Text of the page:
What exactly is Okhotsk culture, and why are they known as “elusive people”?
Evidence has shown that different culture existed along the coast of the Okhotsk Sea before the Ainu. The existence of the Okhotsk people was discovered in 1913 at the Moyoro Shell Mound, located near the mouth of the Abashiri River.
Okhotsk were a group of indigenous people consisting of Oroks (also known as Uilta) and Nivkh. They were mainly hunters, living off local fish and marine mammals, such as seals. By living in the coastal towns of Tokoro, Monbetsu, and Abashiri, they were able to source their food from the Sea of Okhotsk and spread their culture across the area. However, for unknown reasons, they vanished somewhere around the 13th century, which is why they are often referred to as “elusive people.”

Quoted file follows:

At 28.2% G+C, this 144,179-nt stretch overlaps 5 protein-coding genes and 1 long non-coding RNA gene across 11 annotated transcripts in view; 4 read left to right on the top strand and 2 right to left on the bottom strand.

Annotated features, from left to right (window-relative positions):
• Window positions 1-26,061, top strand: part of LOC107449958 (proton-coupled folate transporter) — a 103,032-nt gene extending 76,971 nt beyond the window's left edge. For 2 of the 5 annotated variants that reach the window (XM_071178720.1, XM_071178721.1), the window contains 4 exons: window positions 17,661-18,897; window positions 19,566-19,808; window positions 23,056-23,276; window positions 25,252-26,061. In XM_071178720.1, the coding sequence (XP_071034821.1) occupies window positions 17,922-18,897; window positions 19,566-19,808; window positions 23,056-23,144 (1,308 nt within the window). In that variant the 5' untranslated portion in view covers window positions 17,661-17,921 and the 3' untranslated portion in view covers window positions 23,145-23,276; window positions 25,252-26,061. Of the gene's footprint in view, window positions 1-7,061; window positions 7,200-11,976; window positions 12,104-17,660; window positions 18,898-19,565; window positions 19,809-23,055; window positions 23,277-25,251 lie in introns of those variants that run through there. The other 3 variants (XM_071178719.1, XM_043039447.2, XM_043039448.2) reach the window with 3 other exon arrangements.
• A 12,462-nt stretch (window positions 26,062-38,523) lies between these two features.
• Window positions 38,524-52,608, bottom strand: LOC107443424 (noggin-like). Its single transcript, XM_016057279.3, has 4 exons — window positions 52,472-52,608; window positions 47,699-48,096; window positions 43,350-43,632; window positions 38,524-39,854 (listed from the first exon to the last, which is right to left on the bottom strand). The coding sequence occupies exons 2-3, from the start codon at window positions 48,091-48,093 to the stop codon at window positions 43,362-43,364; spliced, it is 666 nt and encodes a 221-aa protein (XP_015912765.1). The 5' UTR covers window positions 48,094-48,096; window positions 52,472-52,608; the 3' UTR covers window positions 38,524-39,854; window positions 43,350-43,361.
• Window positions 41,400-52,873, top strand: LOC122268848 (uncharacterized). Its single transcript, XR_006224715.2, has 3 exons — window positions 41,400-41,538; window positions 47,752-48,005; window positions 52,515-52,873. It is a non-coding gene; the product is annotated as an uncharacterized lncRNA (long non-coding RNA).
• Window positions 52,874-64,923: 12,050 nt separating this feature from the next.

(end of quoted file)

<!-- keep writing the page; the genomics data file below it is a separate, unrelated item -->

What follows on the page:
Evidence of the Okhotsk culture can be found at the historical site on Lake Saroma and is known as the Tokoro Ruins. Also, the Moyoro Shell Mound Museum in Abashiri is a great place to learn about Okhotsk culture.
At the Hokkaido Museum of Northern People in Abashiri, you can see amazing crafts and traditional patterns created by the Uilta, providing insight into the lifestyle and culture of the Okhotsk People.